A- Sam Gyimah: Higher education providers, as autonomous organisations, are responsible for handling matters of this nature, including developing and implementing policies to detect and discourage plagiarism. To help providers tackle the issue, we asked the Quality Assurance Agency, Universities UK and the National Union of Students to produce new guidance, which was published in October 2017.

This guidance is the first set of comprehensive advice for providers and students on the subject. It makes clear that where providers are working with others to deliver programmes, such as through validation, care should be taken to ensure that partner organisations are taking the risks of academic misconduct seriously. Providers are also encouraged to consider steps to scrutinise potential partners’ processes and regulations when developing validation arrangements. This is in line with the wider expectations set out in the UK Quality Code for Higher Education which all providers must meet. The code establishes the fundamental principle that degree awarding bodies have ultimate responsibility for academic standards and the quality of learning opportunities, regardless of where these opportunities are delivered and who provides them.

Going forward, I expect the Office for Students to encourage and support the sector to implement strong policies and sanctions to address this important issue in the most robust way possible.

2019/20 EU student fee levels

Q – Hilary Benn: To ask the Secretary of State for Education, whether non-UK EU students starting university courses in the UK in academic year 2019-20 will be charged home student fees for the full duration of their course.

A – Sam Gyimah: Applications for courses starting in 2019/20 do not open until September 2018, and we will ensure EU students starting courses at English Institutions in that academic year have information well in advance of this date.

 

Consultations

Click here to view the updated consultation tracker. Email us on policy@bournemouth.ac.uk if you’d like to contribute to any of the current consultations.

Other news

Social Media: a new All Party Parliamentary Group has launched on Social Media and Young People’s Mental Health and Wellbeing. It will be chaired by Chris Elmore MP (Labour).

Disadvantage: An Education Policy Institute report comparing educationally disadvantaged pupils within England with other nations has concluded England needs to double the number of disadvantaged pupils achieving the top GCSE grades to match the performance of the best nations.

Industrial Strategy: Ministers have announced £8 million for innovation to tackle global climate change and prepare for natural disasters as part of the Industrial Strategy for Commonwealth countries.

Transition to work: Stephen Isherwood writes about the stark differences between academic and working life in Communicating the university-to-work transition to students.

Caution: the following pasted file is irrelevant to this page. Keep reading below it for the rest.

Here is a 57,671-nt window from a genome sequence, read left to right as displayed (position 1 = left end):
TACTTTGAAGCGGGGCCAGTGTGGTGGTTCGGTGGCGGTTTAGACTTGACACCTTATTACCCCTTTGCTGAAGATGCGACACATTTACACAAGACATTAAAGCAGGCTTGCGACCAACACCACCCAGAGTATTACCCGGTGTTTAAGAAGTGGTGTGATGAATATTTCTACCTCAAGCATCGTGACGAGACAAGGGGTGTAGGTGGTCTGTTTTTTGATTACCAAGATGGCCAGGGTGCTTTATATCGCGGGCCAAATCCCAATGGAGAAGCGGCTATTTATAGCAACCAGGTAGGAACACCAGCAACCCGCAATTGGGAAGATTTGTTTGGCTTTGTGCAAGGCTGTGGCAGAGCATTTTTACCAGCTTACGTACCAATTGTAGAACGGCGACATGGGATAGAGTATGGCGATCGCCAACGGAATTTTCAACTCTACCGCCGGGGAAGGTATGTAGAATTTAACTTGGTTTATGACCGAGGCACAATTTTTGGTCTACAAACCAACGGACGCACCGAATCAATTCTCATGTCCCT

He states we underestimate the difficulties of the transition that students have to make when they start full-time work. That it’s a myth that employers expect fully work-ready hires who don’t require any development, but the spectrum of experience ranges from the student who hasn’t even had a bar job, to those with a one-year placement and more. The biggest development need is found in the complex areas of working with others. “Teamwork” is vague – a term used to describe managing up, dealing with conflicts, and working across complex team structures – University group exercises don’t match up to this. Real on the job experience is valued most and graduates with meaningful work experience are more employable. Isherwood states employers think that interns are much more likely to have the skills they seek than those without work experience:

But not all work experience has to be gained via a city internship in a gleaming Canary Wharf skyscraper. Work experience comes in many forms. Pulling shifts in a restaurant often involves dealing with demanding people. A student on a supermarket till can see around them the business decisions that companies make on a day-to-day basis. The fact that fewer and fewer young people are now working part-time during their school years is a problem.

Students who interview well demonstrate how they proactively developed relevant skills. A problem with course-related group work examples is that everyone has them. Employers are more likely to hire the student who has done more than they were told to, and can explain how they overcame difficulties and got stuff done.

He concludes:

It’s in the interests of employers, universities, and the students themselves to improve transitions into work. The more students gain meaningful experiences to develop the skills that will get them started in their career, the deeper their understanding of their strengths, and the easier and quicker they will transition to the world of work.

The Guardian ran a related article this week: Working while you study: a means to an end or a career opportunity.

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JANE FORSTER                                            |                       SARAH CARTER

Policy Advisor                                                                     Policy & Public Affairs Officer